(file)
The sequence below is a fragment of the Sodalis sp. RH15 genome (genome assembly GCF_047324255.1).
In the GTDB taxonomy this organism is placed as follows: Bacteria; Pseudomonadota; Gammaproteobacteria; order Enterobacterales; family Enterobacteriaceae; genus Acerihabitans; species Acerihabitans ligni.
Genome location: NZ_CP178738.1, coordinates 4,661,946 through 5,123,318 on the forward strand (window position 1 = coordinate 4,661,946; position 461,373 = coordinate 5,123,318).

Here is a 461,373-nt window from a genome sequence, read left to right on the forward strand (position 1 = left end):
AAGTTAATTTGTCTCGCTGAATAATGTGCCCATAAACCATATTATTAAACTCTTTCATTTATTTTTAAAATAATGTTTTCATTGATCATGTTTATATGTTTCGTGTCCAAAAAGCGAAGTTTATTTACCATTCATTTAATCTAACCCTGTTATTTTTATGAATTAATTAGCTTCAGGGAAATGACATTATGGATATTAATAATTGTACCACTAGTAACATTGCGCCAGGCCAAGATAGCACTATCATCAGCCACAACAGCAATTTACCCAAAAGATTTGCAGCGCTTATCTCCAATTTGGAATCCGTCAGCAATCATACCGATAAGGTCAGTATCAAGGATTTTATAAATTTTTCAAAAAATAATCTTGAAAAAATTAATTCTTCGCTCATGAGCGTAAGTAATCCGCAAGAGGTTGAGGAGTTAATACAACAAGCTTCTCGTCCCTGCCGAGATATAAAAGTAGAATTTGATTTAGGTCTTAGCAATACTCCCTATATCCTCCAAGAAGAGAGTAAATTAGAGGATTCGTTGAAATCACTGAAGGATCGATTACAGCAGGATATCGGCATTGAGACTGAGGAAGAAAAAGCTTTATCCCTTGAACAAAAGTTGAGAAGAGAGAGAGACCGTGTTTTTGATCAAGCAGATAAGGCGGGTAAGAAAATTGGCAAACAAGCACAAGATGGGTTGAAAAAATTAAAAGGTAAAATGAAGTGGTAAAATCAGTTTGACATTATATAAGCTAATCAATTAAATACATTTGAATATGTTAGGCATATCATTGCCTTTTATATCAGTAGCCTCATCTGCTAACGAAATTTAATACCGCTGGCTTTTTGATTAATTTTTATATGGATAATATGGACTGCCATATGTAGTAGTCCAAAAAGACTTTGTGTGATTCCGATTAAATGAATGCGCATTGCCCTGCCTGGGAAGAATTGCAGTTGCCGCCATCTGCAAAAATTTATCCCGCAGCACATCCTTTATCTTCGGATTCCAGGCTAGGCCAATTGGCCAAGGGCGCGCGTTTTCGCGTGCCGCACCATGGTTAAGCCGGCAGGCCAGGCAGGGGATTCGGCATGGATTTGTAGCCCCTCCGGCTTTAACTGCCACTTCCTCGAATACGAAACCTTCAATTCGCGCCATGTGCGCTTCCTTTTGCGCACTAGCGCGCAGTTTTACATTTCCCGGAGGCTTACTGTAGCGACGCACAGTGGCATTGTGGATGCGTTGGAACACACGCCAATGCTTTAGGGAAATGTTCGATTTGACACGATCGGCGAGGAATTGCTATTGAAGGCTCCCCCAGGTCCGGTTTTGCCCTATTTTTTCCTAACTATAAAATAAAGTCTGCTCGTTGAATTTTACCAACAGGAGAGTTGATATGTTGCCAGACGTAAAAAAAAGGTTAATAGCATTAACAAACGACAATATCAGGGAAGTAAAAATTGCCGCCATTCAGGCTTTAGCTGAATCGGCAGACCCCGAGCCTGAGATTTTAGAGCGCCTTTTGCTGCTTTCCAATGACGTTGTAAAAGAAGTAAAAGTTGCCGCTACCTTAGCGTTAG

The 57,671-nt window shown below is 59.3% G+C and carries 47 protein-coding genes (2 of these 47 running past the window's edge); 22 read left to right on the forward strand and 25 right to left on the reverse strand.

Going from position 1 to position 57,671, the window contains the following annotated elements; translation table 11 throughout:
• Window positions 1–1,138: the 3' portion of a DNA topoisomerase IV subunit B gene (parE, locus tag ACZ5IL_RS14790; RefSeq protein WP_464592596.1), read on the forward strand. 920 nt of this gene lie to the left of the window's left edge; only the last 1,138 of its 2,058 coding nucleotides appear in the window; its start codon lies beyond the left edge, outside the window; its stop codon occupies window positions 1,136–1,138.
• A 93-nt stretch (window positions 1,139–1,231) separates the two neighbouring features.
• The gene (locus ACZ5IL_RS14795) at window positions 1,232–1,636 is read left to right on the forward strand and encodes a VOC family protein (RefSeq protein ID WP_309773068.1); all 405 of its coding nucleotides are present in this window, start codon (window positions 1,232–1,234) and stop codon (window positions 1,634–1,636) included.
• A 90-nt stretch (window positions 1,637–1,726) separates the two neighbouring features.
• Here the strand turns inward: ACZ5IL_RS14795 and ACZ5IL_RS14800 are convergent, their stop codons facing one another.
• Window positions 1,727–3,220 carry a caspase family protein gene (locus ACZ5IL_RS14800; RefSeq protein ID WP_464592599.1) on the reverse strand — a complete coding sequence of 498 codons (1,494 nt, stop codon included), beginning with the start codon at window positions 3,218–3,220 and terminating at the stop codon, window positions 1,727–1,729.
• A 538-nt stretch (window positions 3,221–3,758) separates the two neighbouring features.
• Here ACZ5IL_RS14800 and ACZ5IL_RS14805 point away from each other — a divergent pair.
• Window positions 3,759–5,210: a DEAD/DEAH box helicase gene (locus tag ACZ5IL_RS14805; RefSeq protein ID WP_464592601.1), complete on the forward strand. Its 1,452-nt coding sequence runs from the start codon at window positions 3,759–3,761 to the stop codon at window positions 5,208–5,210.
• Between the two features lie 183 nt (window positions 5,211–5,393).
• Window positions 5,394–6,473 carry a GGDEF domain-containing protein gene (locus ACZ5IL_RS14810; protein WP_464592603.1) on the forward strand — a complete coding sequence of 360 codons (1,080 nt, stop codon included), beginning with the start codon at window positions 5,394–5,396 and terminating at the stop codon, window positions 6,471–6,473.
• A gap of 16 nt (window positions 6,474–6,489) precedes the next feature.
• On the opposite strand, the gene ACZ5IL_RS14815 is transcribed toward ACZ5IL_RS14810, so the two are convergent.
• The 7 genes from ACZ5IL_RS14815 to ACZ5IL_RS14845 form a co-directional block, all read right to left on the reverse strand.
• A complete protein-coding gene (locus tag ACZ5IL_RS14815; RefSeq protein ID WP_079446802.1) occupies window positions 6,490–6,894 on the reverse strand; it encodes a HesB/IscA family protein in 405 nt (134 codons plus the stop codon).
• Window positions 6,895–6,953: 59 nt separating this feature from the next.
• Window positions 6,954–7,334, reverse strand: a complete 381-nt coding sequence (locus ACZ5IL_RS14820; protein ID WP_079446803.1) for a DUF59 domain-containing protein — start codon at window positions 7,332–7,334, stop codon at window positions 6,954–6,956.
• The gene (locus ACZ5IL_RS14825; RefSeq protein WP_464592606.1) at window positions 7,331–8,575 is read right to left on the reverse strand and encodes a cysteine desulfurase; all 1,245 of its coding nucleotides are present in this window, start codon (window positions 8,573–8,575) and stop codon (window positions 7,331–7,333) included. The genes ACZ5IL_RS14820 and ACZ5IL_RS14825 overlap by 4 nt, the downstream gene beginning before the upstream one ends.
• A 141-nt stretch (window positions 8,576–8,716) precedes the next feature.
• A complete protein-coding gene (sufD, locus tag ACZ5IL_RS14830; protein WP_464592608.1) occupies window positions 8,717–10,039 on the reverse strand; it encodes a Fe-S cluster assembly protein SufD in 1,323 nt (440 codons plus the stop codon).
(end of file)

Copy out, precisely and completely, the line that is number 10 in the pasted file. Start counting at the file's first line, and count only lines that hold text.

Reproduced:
• The gene (locus ACZ5IL_RS14795) at window positions 1,232–1,636 is read left to right on the forward strand and encodes a VOC family protein (RefSeq protein ID WP_309773068.1); all 405 of its coding nucleotides are present in this window, start codon (window positions 1,232–1,234) and stop codon (window positions 1,634–1,636) included.